They NEVER shred, smelt, grind, or throw technology away either, so far keeping 4.5 million pounds of e-waste out of landfills.
Goodwill provides another option for donating computers and electronics. At some locations, they offer ReConnect, a partnership between Goodwill and Dell that provides job training while reselling, repairing, refurbishing, or recycling computers.
At nearly all locations, they accept laptops, TVs, Mp3 players, monitors, printers, scanners, hard drives, keyboards, mice, speakers, cords, cell phones, DVD players, VCRs, cables, ink cartridges, software, video game systems, and webcams.
It’s recommended to double-check with the location closest to ensure they’ll accept your old electronic equipment.
Here are some other electronics donation options:
- World Computer Exchange, Computers with Causes, and Cell Phones for Soldiers are other organizations that accept old electronics to either be donated, refurbished, or responsibly recycled.
- PickUp Please accept old, still-working electronics to resell. Any proceeds get donated to a veteran.
- If you’re wondering how to dispose of small electronics, do a search to find locations and programs in your area. Many nonprofit organizations and schools will accept small devices. We suggest first reaching out to inquire about what they accept.
4. RECYCLE ELECTRONICS
When all else fails and you’re certain that old iPod, TV or eco friendly kettle can no longer be in used (or even monetarily resold for refurbishment), recycling the electronics at a specialist e-waste recycler is the Earth-friendly thing to do.
According to the EPA, when a million cell phones are recycled, 35,000 pounds of copper and 772 pounds of silver can make their way into new products—minimizing the resources required and emissions produced in manufacturing virgin materials.
There are so many options to recycle, too!
Say you’re looking to dispose of electronics in NYC. You’ll likely find several organizations that accept e-waste to be recycled in an environmentally responsible manner.
Some of these are supported by local government initiatives and have options for drop-off and pick-up.
Your local dump and recycling center might even have an electronics recycling bin.
Look for facilities that are R2 certified, meaning that they meet the world’s most widely adopted standard for responsible electronics recycling. Across 28 countries, there are more than 900 of such certified facilities.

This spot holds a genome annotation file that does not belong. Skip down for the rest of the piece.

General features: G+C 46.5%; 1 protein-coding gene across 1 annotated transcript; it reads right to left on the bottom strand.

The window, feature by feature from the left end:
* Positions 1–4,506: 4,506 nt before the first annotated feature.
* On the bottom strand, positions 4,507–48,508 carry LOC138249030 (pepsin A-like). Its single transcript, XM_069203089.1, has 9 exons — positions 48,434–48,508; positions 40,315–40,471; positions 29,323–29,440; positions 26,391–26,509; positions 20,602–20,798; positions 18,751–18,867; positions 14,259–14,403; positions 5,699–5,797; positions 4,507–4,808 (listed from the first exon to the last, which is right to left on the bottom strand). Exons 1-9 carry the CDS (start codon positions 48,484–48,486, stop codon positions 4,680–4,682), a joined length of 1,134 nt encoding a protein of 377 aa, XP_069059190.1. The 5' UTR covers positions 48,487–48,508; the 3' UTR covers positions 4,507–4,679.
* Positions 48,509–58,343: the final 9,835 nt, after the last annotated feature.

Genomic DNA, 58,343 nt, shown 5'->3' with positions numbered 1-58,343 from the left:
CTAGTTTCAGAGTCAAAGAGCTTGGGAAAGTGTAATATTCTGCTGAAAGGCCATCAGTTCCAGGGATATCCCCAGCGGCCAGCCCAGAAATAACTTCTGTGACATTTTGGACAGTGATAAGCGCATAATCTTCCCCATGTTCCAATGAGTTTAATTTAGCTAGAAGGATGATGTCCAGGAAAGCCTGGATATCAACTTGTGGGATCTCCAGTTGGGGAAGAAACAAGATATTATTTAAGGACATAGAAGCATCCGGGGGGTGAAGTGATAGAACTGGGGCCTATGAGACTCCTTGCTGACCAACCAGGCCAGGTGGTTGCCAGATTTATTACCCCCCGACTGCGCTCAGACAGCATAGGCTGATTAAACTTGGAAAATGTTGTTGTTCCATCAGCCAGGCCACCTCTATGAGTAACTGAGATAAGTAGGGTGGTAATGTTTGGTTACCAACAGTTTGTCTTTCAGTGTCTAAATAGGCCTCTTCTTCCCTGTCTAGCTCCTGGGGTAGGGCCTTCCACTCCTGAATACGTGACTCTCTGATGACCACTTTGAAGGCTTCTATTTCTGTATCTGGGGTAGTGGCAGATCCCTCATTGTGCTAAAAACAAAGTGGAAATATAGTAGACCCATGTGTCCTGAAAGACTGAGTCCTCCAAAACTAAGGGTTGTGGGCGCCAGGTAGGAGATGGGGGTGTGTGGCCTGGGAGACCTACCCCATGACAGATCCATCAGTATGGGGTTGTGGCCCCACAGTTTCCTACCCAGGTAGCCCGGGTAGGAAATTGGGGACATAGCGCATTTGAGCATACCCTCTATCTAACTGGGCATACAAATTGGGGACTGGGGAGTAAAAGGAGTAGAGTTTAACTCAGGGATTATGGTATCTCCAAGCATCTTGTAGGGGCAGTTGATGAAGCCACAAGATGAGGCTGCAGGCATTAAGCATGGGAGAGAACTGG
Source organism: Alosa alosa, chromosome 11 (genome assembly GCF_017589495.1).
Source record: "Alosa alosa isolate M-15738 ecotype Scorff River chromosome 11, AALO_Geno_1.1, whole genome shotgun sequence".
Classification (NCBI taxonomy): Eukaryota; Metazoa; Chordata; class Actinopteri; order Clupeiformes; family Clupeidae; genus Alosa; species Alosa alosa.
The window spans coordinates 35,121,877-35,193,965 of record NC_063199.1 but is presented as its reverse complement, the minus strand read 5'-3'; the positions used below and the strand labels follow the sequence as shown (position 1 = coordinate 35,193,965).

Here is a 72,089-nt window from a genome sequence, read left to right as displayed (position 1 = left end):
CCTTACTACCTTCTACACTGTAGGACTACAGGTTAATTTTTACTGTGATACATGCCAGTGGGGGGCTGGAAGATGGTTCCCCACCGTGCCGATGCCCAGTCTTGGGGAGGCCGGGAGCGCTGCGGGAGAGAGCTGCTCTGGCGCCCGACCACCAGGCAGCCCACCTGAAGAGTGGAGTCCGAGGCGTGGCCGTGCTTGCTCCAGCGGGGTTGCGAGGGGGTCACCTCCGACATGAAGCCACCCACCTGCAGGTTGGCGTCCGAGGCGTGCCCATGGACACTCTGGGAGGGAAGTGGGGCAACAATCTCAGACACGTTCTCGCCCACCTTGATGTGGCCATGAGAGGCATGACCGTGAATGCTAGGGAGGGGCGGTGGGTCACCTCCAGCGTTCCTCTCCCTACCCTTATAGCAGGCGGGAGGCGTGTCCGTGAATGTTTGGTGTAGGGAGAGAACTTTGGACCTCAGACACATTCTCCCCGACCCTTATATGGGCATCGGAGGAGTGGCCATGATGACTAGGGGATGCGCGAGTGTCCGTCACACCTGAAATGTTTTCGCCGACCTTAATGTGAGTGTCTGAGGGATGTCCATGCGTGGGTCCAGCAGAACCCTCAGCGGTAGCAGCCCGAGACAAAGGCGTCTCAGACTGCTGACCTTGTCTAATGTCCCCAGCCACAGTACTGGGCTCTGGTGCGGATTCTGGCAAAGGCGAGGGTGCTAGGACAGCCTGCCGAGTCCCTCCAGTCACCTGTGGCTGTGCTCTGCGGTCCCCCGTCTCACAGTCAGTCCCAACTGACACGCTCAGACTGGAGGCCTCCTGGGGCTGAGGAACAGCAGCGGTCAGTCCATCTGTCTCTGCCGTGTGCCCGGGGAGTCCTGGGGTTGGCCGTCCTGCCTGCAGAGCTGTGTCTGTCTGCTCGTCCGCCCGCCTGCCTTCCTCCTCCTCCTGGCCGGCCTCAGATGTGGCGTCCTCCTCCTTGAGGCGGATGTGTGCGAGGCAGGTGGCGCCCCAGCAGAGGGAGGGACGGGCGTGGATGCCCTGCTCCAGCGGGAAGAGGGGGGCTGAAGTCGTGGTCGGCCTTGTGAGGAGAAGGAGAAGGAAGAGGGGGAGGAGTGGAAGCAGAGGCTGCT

NOTE: Before you start the electronics recycling process, clear any personal information and remove batteries (which you should recycle separately through sustainable tech companies like Call2Recycle).
5. HOW TO PREVENT E-WASTE
Sustainable technology means more than ethical electronics and eco-friendly appliances—it means making a conscious effort to keep those products in use longer and only make purchases when they’re absolutely necessary.
Here are some step-by-step tips for avoiding e-waste:
1. Be a good consumer. Before you buy a new Bluetooth speaker or wireless mouse, do your research. Know what goes into the product, how the raw materials are sourced, and who’s helped to manufacture it.
Then take some time to get to know the product itself. Check out reviews and consider different options so you get something perfectly suited to your needs that will last as long as possible (also a good time to check out used or refurbished electronics).
Preemptively looking into the recyclability of the item doesn’t hurt either.
3. Keep it simple. In 2017, the average digital consumer-owned 3.23 electronic devices. By 2020, residents in countries like the U.S., UK, and Germany owned 10.37, 9.16, and 7.13 devices, respectively.
Sure, many aspects of our lives have become more convenient thanks to technology, but is all of it really necessary? The latest iPhone camera may be spectacular, but that’s hardly reason enough to discard your barely two-year-old otherwise perfectly functioning phone.
In a world where the rapidly-growing “Internet of things” continues to pump out scary amounts of e-waste, consider what’s absolutely necessary—and what you can live without.
WHY CHOOSE PROPER ELECTRONICS DISPOSAL?
Many of us are well-versed on the release date of the newest iPhone, but perhaps our attention should shift to what that also means: inevitable e-waste.
E-waste, or electronic waste, is a term used to describe electronics that have reached or are nearing the end of their “useful life”—or are simply discarded when they’re replaced with a newer version.